Pricing: This is the most prominent Internet sales manager kink zone because there are more ways to deceive a customer being used than I could possibly cover here. The problem here is that even if you provide a triple-net price quote on a new car there is always a dealer that will provide a lower price. Dealers workinh Internet car sales leadsare pricing lower trim levels than requested; some are using all incentives and discounts regardless of whether the customer is qualified to receive these discounts. Such as loyalty, college grad and active military service discounts.

I have seen pre-installed accessories, destination charges and dealer prep fees added on in the finance office. I have also seen dealers require each customer to purchase an accessory package because they said the manufacturer requires it. None of these items, charges or fess was included in the original quote, but it gets traffic into the showroom.

Much of it is hostile traffic, but they are told that every other dealer does the same thing when they arrive to buy the car. Some customers believe the lie and buy the car, but many make a scene and leave. Once again where does the Internet car sales manager and dealership draw the line?

Do you wonder why car salesmen and dealerships have a reputation for being less than honest? I am not telling you what to do here, I am talking about what I am seeing and hearing around the country when it comes to Internet car sales and working leads. The process for handling your Internet leads can be very different from dealer to dealer and the area in which they do business.

Competition makes us do crazy things, but look out for those online reviews that can come back and bite you in the ass. You can sell cars and make a profit without being kinky, but what is kinky and what is advertising? It’s a fine line because we can’t give our Internet leads and prospective customers every detail or they wouldn’t have any reason to visit the dealership.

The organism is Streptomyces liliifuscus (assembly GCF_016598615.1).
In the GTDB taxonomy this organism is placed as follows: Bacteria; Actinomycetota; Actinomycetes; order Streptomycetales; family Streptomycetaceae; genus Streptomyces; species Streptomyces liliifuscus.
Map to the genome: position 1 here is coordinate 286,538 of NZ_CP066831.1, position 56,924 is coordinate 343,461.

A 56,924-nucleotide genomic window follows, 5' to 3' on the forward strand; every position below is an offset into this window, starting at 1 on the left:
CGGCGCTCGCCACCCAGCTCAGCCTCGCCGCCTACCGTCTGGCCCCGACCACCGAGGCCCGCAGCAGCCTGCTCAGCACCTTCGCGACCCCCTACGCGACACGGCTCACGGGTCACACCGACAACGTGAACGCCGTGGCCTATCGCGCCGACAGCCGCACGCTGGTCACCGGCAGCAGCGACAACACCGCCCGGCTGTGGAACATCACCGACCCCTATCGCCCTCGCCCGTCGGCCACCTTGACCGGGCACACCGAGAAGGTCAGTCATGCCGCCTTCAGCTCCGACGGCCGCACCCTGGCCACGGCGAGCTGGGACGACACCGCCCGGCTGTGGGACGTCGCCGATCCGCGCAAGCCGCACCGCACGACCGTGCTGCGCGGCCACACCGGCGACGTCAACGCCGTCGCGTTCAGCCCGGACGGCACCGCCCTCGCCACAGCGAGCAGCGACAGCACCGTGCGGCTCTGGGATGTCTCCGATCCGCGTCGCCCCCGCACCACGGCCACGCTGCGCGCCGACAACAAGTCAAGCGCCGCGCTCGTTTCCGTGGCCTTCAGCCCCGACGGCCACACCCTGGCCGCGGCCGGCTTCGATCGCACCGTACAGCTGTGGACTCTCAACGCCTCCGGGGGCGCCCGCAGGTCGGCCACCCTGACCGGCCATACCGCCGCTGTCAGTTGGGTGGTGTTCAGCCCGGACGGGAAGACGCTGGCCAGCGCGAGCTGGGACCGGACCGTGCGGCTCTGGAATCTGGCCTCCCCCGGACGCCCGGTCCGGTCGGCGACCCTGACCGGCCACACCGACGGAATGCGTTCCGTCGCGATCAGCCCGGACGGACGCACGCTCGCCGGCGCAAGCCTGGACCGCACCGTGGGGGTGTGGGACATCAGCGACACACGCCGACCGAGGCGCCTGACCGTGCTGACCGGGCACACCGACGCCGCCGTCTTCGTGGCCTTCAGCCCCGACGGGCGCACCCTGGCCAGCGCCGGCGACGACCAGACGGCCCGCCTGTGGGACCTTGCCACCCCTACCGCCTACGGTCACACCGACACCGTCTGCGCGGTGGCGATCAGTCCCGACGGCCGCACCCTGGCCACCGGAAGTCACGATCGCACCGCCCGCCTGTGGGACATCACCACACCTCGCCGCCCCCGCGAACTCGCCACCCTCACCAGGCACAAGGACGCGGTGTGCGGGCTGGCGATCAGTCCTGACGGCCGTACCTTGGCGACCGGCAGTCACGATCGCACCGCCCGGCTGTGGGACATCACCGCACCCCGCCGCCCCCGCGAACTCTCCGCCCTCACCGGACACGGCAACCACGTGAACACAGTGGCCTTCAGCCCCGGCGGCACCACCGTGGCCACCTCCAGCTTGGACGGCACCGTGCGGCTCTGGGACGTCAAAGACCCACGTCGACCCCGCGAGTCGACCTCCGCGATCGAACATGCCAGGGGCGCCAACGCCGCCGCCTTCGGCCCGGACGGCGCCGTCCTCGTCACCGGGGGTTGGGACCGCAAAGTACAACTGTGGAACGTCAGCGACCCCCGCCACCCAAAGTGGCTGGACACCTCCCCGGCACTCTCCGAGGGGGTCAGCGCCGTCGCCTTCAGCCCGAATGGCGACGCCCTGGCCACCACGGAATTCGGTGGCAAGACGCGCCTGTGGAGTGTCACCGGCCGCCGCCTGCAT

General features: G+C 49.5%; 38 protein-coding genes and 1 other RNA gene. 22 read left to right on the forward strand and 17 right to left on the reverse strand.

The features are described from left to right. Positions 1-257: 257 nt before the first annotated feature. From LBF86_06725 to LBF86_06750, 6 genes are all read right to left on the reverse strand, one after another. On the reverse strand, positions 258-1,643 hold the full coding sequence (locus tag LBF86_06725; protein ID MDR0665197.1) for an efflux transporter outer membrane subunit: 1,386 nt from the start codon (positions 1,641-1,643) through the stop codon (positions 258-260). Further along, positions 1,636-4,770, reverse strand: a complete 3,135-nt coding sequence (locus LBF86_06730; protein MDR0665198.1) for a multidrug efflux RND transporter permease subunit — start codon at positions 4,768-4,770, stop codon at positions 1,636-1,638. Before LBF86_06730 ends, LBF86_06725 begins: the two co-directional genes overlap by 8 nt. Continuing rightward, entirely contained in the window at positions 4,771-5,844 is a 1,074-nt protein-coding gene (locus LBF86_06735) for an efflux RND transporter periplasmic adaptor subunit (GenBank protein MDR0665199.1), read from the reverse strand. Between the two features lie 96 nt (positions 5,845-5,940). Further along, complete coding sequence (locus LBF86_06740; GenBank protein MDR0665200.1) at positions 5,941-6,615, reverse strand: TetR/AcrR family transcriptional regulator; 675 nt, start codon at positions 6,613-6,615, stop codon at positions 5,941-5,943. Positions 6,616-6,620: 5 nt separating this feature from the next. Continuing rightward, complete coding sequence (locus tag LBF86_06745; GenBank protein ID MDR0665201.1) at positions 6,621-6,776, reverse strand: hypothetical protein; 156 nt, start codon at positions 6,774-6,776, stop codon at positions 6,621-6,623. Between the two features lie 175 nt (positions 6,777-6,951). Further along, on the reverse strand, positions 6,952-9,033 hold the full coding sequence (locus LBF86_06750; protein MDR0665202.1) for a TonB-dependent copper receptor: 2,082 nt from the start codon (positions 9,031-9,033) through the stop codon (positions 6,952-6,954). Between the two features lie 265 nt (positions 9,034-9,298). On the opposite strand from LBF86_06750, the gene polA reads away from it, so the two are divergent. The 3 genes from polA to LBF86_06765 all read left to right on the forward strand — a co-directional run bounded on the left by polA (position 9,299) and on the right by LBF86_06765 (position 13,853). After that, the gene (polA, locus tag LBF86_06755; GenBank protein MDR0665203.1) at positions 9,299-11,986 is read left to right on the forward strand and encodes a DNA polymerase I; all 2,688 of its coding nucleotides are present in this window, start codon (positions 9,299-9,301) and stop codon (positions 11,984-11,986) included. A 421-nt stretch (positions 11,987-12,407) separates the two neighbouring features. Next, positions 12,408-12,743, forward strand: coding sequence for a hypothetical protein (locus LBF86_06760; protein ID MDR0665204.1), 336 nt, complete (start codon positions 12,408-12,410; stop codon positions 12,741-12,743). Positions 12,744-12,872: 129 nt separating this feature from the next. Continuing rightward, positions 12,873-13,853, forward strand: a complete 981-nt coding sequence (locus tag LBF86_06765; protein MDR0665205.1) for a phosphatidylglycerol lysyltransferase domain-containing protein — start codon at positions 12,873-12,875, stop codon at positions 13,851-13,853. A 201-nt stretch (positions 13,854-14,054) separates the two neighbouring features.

If you are an Internet Sales Manager or in the BDC I would appreciate your input, comments and how you feel about this subject in the comment section below.

Later, Fresh Up on the Lot
KB

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One Response to Kinky or Not Kinky the Internet Car Sales Manager Dilemma

  1. Dani February 24 at 1:04 am #

    I work in Metro Los Angeles, and (exception to high high line) there is not a brand that does not have a competing dealership within 5-10 miles. The competition is fierce and pulling every one of the punches described above. That said, my integrity is more important.

    When I quote vehicles, if I am provided with specs, I try to quote on as exact a match as possible. If there are no specs and I am forced to quote, I do so on as base a model as I can find in the region (as stated above, I can almost always trade if it is not in my inventory). When I quote on a car that is not in my inventory, I describe it as “an incoming vehicle in transit”, and offer “right of first refusal with a deposit and signed contract. You are under no obligation once the vehicle arrives”. Could I be in a pickle if they decide not to take delivery, yes…but it rarely happens if they’ve taken the time to come in, write a check, and contract the vehicle.

    Moving on, I also include in my quote templates that if a dealership has provided a more competitive offer which includes a Vin#, bring it to me in person, and if I can’t at least match it, I’ll get you a gift card.

    I do have a few legal disclaimers (newspaper/internet advertising does not constitute an offer of sale, equipment of vehicle must match Vin# provided by competing dealership, and a few others), but I do not provide details as to the amount of the gift card. Sometimes it works, sometimes, it doesn’t…but more often than not, they forget about the giftcard by the time they’ve left – whether they buy the car or not.

    Again, my market is SO competitive that there is no foolproof way to win, but these tactics allow me to work in this industry and still be able to look myself in the mirror.